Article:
Dozens of people dressed up as characters from The Rock Horror Picture Show greeted us when we arrived at Alamo Drafthouse Cinema. There was glitter, fishnets, and bare skin everywhere—and it was clear some of the moviegoers were already intoxicated.
When we entered our theatre we received red plastic bags which contained props to be used during the screening. The kits included a small squirt gun, a glow stick, a noisemaker and a party popper. We also received small crackers to throw at the screen during the infamous “toast scene.”
Host Rod Cone introduced the show and gave everyone some polite reminders not to go overboard while enjoying the screening. He was dressed as Riff Raff, one of the main characters in the show, so he was hard to take seriously.
One of us was a “virgin” to the Rocky Horror Picture Show, and the other a seasoned veteran. We were both in an unfamiliar location, and the audience was much older than we were. Once the lightning dimmed the audience and all veterans of the show started yelling and cheering.
All of the lyrics to the songs and some of the more quotable lines from the movie rolled at the bottom of the screen as subtitles. Inside jokes and gag lines also played along the bottom of the screen for people to yell. It was an effective technique to keep those who had never been to a screening for the movie involved.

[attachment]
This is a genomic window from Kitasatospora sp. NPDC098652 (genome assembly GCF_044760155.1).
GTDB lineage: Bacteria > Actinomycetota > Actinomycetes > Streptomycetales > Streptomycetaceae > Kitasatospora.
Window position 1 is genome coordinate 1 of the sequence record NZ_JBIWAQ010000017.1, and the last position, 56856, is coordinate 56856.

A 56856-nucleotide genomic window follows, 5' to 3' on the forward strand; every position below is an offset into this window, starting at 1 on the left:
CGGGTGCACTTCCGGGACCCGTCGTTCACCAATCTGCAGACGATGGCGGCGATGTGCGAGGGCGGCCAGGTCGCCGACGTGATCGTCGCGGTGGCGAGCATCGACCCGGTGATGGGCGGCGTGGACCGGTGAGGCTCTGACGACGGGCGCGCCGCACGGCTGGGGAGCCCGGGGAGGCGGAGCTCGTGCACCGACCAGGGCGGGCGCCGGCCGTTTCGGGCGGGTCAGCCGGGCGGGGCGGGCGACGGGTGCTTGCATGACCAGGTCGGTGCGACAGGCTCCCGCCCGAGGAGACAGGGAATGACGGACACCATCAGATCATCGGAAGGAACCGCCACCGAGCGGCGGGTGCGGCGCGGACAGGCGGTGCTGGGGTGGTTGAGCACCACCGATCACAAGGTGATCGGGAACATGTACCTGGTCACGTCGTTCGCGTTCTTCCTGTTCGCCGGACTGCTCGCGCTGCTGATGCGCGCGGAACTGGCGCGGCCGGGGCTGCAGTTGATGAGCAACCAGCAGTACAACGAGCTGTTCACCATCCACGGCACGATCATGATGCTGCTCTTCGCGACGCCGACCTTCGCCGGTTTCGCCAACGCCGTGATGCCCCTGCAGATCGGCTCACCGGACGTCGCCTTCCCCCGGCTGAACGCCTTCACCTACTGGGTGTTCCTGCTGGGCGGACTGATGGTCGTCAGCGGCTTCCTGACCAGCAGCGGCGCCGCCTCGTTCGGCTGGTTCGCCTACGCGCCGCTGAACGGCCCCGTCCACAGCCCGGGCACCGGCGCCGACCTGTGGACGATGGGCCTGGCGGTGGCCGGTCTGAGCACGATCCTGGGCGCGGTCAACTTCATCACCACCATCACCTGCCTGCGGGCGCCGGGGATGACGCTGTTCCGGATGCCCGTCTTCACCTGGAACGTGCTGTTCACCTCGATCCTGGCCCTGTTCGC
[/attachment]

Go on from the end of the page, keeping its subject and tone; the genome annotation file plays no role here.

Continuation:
Actors stood in front of the screen and played out the scenes along with the actors in the movie. Although the screening was not a floorshow, the crowd improvised onto the stage. When “The Timewarp” started, all of the half-drunk, middle aged moviegoers danced on stage.
As the movie progressed and our fellow audience members became increasingly intoxicated, they became convinced that they were the true actors in the film. They stood up and recited the lines along with the movie characters. At the end, the audience members bowed and took full credit for their performance.
It would be a typical showing for those who have seen the movie before. For those who have not seen the movie before, a live screening is a great way to enjoy “The Rocky Horror Picture Show.” Whether you watch the film, play with the props, or observe the drunken audience, it’s a spectacle that extends beyond the screen.